Remember the story of Goldilocks and the Three Bears? That poor, fair-haired maiden must have had a tough life.
She arrives – uninvited – to a stranger’s house and proceeds to enter without permission. Finding a savory spread of food from which to satisfy her cravings and posh accommodations in which to rest, she fulfills her role as self-appointed vacation maven to the world by finding something wrong with 2 out of every 3 things she tries.
Hers was not the kind of personality that encourages contentment in the circumstances within which you find yourself (or in her case, in which she inserted herself).
And I suppose that people who actually had to live with Goldilocks on a day-to-day basis quickly grew tired of hearing the Goldilocks Standard Response: “Not too little and not too much.”
When it comes to personality traits, using the the Goldilocks Standard Response is probably not the best way to keep friends.
However, when it comes to answering the question, “How much time should I devote to baptism preparation?” the Goldilocks Standard Response is just right: Not too little and not too much.
Striking the Proper Balance
Or – let me state that in a slightly more useful form: Preparing a child for baptism should create the greatest possible appreciation for and understanding of God’s gift of salvation. Once the preparation reaches this point it should stop.
If baptism preparation continues beyond this point, you run the risk of layering fluff over the straightforward simplicity of salvation. This in turn may hide the magnificence and depth of God’s unending love.
On the other hand if baptism preparation does not reach this point, baptism may be little more to a child than a religious ritual devoid of any significant meaning.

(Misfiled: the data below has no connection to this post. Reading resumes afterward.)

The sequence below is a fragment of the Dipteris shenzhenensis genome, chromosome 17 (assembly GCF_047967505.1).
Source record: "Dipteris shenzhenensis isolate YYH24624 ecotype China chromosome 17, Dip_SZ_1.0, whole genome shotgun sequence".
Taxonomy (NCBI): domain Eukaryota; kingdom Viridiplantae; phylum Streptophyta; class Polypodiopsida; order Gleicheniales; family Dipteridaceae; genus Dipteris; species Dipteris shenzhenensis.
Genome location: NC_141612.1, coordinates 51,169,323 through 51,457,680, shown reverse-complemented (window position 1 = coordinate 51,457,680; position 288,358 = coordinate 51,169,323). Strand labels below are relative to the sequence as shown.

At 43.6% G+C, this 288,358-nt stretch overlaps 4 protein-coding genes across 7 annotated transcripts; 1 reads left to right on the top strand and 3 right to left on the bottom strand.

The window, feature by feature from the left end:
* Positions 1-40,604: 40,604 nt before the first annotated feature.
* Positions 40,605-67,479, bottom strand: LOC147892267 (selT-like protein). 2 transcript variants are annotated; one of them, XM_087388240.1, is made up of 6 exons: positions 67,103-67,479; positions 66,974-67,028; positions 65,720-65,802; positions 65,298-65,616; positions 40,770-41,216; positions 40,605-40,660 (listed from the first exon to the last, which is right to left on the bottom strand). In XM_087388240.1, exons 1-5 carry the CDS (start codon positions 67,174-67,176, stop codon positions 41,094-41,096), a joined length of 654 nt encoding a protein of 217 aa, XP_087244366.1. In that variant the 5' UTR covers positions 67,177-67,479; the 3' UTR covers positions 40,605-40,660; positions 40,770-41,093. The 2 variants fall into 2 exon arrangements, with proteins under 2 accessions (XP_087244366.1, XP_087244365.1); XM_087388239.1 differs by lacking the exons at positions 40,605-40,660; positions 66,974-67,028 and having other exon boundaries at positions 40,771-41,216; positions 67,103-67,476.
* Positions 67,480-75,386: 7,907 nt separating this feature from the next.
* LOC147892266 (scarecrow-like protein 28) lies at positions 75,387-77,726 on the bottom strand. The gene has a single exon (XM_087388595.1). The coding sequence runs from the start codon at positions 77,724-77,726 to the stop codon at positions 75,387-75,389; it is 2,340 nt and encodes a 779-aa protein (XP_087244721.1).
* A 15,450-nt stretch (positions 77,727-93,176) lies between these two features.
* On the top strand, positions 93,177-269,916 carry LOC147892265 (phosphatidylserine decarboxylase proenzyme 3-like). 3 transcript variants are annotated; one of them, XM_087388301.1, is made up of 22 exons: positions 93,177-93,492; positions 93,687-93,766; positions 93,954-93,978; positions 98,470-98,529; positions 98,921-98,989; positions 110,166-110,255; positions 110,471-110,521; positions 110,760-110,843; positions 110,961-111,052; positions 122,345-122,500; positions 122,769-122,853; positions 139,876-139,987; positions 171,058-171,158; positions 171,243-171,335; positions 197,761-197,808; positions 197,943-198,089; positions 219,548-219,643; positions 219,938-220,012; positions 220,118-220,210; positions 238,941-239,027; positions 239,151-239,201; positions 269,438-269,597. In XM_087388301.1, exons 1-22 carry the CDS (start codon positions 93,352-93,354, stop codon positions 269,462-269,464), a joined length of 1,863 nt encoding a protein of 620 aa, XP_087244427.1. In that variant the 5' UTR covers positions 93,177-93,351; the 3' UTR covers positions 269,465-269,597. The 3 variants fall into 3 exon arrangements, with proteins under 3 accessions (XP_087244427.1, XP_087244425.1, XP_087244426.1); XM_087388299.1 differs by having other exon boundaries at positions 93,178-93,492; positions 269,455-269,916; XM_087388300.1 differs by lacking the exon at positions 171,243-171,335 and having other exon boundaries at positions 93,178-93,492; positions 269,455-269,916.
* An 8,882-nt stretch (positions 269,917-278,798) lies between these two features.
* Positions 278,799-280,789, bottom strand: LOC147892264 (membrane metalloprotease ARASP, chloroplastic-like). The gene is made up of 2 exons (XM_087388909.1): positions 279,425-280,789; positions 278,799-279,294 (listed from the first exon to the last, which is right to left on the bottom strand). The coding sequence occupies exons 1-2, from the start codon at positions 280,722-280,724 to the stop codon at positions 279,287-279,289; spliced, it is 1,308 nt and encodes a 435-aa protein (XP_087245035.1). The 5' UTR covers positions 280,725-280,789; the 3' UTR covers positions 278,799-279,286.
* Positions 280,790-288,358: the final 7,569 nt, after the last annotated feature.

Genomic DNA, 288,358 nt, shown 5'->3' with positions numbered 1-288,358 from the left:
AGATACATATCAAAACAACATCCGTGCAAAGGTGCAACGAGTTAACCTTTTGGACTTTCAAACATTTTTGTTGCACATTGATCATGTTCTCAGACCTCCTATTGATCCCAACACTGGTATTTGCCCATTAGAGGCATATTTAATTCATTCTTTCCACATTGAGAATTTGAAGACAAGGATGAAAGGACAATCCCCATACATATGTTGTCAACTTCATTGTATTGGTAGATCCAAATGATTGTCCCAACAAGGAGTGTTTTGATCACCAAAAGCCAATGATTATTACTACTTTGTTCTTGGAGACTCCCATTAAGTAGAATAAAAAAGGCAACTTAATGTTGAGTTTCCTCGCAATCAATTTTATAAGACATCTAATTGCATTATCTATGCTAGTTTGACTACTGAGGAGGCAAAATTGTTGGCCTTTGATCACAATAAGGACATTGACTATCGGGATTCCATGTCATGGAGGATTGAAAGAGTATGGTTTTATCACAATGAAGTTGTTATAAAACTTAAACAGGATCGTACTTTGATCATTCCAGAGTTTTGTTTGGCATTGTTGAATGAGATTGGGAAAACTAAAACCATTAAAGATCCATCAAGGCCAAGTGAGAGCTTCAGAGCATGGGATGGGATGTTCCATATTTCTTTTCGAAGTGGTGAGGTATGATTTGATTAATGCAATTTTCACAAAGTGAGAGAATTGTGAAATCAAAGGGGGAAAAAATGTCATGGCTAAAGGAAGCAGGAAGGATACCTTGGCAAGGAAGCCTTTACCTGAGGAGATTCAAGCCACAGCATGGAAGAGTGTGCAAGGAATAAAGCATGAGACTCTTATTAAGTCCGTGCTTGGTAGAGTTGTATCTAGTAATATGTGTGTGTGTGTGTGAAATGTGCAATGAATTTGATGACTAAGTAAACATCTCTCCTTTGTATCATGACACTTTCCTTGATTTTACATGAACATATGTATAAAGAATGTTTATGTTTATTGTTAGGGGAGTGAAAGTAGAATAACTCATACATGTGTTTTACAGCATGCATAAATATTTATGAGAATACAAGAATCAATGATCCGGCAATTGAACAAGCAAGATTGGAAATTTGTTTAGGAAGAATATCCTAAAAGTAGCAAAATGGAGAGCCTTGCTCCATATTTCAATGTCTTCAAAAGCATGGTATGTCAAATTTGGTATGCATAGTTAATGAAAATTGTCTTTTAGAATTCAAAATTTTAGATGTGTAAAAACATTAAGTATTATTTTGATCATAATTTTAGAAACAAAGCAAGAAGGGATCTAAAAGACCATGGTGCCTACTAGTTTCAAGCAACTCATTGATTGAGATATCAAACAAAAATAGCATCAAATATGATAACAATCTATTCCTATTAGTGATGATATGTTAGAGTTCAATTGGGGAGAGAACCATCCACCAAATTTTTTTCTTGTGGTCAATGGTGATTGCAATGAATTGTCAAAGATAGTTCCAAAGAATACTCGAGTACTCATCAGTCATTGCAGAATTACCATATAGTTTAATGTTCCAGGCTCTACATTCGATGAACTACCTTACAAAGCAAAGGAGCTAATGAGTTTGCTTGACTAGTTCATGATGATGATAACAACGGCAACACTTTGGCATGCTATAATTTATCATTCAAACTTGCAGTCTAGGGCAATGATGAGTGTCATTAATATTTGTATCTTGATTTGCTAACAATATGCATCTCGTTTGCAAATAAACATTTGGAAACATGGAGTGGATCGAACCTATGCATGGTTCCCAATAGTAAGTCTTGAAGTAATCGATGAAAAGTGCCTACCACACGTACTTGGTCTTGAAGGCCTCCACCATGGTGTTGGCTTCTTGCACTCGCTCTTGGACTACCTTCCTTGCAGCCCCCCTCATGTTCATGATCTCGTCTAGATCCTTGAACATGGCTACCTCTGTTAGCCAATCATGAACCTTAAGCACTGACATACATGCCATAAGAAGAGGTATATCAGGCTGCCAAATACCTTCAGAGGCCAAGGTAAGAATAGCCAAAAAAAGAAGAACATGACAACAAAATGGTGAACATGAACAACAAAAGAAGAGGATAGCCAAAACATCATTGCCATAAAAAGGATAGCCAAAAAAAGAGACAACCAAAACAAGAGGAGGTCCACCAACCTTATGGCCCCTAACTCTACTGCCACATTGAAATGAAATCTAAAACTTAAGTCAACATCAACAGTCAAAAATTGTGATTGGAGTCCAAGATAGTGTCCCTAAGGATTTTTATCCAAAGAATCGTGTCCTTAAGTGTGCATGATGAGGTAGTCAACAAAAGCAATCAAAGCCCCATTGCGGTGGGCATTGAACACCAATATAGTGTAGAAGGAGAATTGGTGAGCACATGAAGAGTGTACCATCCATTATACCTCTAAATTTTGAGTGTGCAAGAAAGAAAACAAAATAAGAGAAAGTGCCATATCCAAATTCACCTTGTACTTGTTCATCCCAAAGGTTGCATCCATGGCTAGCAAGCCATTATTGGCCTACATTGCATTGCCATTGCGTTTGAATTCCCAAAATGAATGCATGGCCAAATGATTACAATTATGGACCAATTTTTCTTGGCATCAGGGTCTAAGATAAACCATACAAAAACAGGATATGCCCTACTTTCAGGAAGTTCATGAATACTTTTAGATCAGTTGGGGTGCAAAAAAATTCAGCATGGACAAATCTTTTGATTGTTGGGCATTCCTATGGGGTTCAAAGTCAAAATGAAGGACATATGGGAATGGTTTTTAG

In either case – spending too little time or too much time – the true significance of believer’s baptism may be lost.
So let’s bring this discussion down to specifics. How much time, in terms of separate class sessions, should be devoted to children’s baptism preparation?
Getting Down to Specifics
I don’t believe there is a precise answer to this question. However, here are some guidelines that I think make sense:
A single class session will usually be inadequate. If a child is exposed to teaching on a topic only one time, she or he usually does not absorb much of the information. Information is much better absorbed when it’s presented more than once to a child
So I think two class sessions should be considered the absolute minimum. However, I still think this is not an ideal situation. The spiritual meaning of the baptism ceremony is pretty deep and includes several distinct ideas. Two sessions means that many children, especially less mature ones, will find it hard to absorb some of the more subtle aspects of baptism.
Three or four sessions strike me as a good number. This number of sessions provides time for the material in each lesson to sink in. This number also provides more time and thereby a better opportunity for you to assess the readiness of each child for baptism.
What If I Have Strict Limits?
Of course for most church ministries, time is at a premium. Usually teachers, students, and student’s families have many activities they juggle each week. So for your situation, setting aside 3 or 4 class sessions may just not be practical.
If that’s the case with you, don’t sweat it. As humans we all have to work within the limits of our circumstances. If you can only spend 1 or 2 class sessions for baptism preparation, then pour your best effort into making those sessions as effective as you can. Cut out less essential material in favor of the most essential parts of baptism and only present those parts.
I’ve written my baptism preparation program, Joey’s Baptism, to use 4 sessions. If you are interested in using Joey’s Baptism, but your circumstances prevent you from using 3 or 4 class sessions for baptism preparation, the next article will help you. It contains suggested ways to modify Joey’s Baptism to use only one or two sessions.
So do your best to spend an amount of time for baptism preparation that’s not too little and not too much. On the other hand, don’t stress it if your circumstances allow you less time for baptism preparation than you think you need.
As I once heard someone say (or maybe I read it), prepare a lesson as if everything depended on you. Then deliver it as if everything depended on God.
The bottom line is to trust Him for the results. Simply stated – prepare, pray, and trust.
Coming Up: In our next mini newsletter article we will cover
The Reality of Limited Time – A Shortened Version of Joey’s Baptism.